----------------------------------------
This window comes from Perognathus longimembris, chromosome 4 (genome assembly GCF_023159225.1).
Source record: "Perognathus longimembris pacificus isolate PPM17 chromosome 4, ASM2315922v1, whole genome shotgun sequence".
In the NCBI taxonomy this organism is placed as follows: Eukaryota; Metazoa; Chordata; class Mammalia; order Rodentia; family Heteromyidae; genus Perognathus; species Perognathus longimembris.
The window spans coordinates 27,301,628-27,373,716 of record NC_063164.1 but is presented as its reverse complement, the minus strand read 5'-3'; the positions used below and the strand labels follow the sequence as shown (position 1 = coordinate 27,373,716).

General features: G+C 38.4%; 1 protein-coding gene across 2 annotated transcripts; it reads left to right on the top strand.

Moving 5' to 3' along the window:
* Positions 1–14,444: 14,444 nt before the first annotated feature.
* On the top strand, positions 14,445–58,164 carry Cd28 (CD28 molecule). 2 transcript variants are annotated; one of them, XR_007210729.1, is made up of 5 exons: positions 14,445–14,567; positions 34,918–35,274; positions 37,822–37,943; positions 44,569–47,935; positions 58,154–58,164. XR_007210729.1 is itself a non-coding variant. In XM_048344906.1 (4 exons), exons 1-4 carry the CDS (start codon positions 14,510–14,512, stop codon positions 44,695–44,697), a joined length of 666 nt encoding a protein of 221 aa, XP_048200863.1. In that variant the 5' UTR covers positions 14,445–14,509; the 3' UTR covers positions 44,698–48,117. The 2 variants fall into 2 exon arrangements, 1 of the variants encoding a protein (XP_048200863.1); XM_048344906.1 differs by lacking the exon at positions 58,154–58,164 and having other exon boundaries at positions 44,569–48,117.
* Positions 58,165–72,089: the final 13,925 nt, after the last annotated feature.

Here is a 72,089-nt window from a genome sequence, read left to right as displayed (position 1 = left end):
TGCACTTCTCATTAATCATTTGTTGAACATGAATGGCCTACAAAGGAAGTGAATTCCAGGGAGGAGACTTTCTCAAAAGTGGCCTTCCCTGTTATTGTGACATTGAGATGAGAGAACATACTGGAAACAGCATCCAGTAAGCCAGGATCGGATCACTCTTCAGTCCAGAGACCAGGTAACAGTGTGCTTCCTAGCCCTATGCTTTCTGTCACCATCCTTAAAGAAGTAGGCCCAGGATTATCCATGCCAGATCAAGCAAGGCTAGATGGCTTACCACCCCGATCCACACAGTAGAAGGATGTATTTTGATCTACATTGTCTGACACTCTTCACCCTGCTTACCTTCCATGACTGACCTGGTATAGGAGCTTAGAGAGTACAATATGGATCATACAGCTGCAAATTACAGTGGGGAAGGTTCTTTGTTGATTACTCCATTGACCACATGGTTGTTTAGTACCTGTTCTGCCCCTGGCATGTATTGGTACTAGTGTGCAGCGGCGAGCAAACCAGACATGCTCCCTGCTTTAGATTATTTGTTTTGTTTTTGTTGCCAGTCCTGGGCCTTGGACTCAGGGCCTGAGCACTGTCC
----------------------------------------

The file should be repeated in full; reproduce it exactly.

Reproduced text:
This window comes from Perognathus longimembris, chromosome 4 (genome assembly GCF_023159225.1).
Source record: "Perognathus longimembris pacificus isolate PPM17 chromosome 4, ASM2315922v1, whole genome shotgun sequence".
In the NCBI taxonomy this organism is placed as follows: Eukaryota; Metazoa; Chordata; class Mammalia; order Rodentia; family Heteromyidae; genus Perognathus; species Perognathus longimembris.
The window spans coordinates 27,301,628-27,373,716 of record NC_063164.1 but is presented as its reverse complement, the minus strand read 5'-3'; the positions used below and the strand labels follow the sequence as shown (position 1 = coordinate 27,373,716).

General features: G+C 38.4%; 1 protein-coding gene across 2 annotated transcripts; it reads left to right on the top strand.

Moving 5' to 3' along the window:
* Positions 1–14,444: 14,444 nt before the first annotated feature.
* On the top strand, positions 14,445–58,164 carry Cd28 (CD28 molecule). 2 transcript variants are annotated; one of them, XR_007210729.1, is made up of 5 exons: positions 14,445–14,567; positions 34,918–35,274; positions 37,822–37,943; positions 44,569–47,935; positions 58,154–58,164. XR_007210729.1 is itself a non-coding variant. In XM_048344906.1 (4 exons), exons 1-4 carry the CDS (start codon positions 14,510–14,512, stop codon positions 44,695–44,697), a joined length of 666 nt encoding a protein of 221 aa, XP_048200863.1. In that variant the 5' UTR covers positions 14,445–14,509; the 3' UTR covers positions 44,698–48,117. The 2 variants fall into 2 exon arrangements, 1 of the variants encoding a protein (XP_048200863.1); XM_048344906.1 differs by lacking the exon at positions 58,154–58,164 and having other exon boundaries at positions 44,569–48,117.
* Positions 58,165–72,089: the final 13,925 nt, after the last annotated feature.

Here is a 72,089-nt window from a genome sequence, read left to right as displayed (position 1 = left end):
TGCACTTCTCATTAATCATTTGTTGAACATGAATGGCCTACAAAGGAAGTGAATTCCAGGGAGGAGACTTTCTCAAAAGTGGCCTTCCCTGTTATTGTGACATTGAGATGAGAGAACATACTGGAAACAGCATCCAGTAAGCCAGGATCGGATCACTCTTCAGTCCAGAGACCAGGTAACAGTGTGCTTCCTAGCCCTATGCTTTCTGTCACCATCCTTAAAGAAGTAGGCCCAGGATTATCCATGCCAGATCAAGCAAGGCTAGATGGCTTACCACCCCGATCCACACAGTAGAAGGATGTATTTTGATCTACATTGTCTGACACTCTTCACCCTGCTTACCTTCCATGACTGACCTGGTATAGGAGCTTAGAGAGTACAATATGGATCATACAGCTGCAAATTACAGTGGGGAAGGTTCTTTGTTGATTACTCCATTGACCACATGGTTGTTTAGTACCTGTTCTGCCCCTGGCATGTATTGGTACTAGTGTGCAGCGGCGAGCAAACCAGACATGCTCCCTGCTTTAGATTATTTGTTTTGTTTTTGTTGCCAGTCCTGGGCCTTGGACTCAGGGCCTGAGCACTGTCC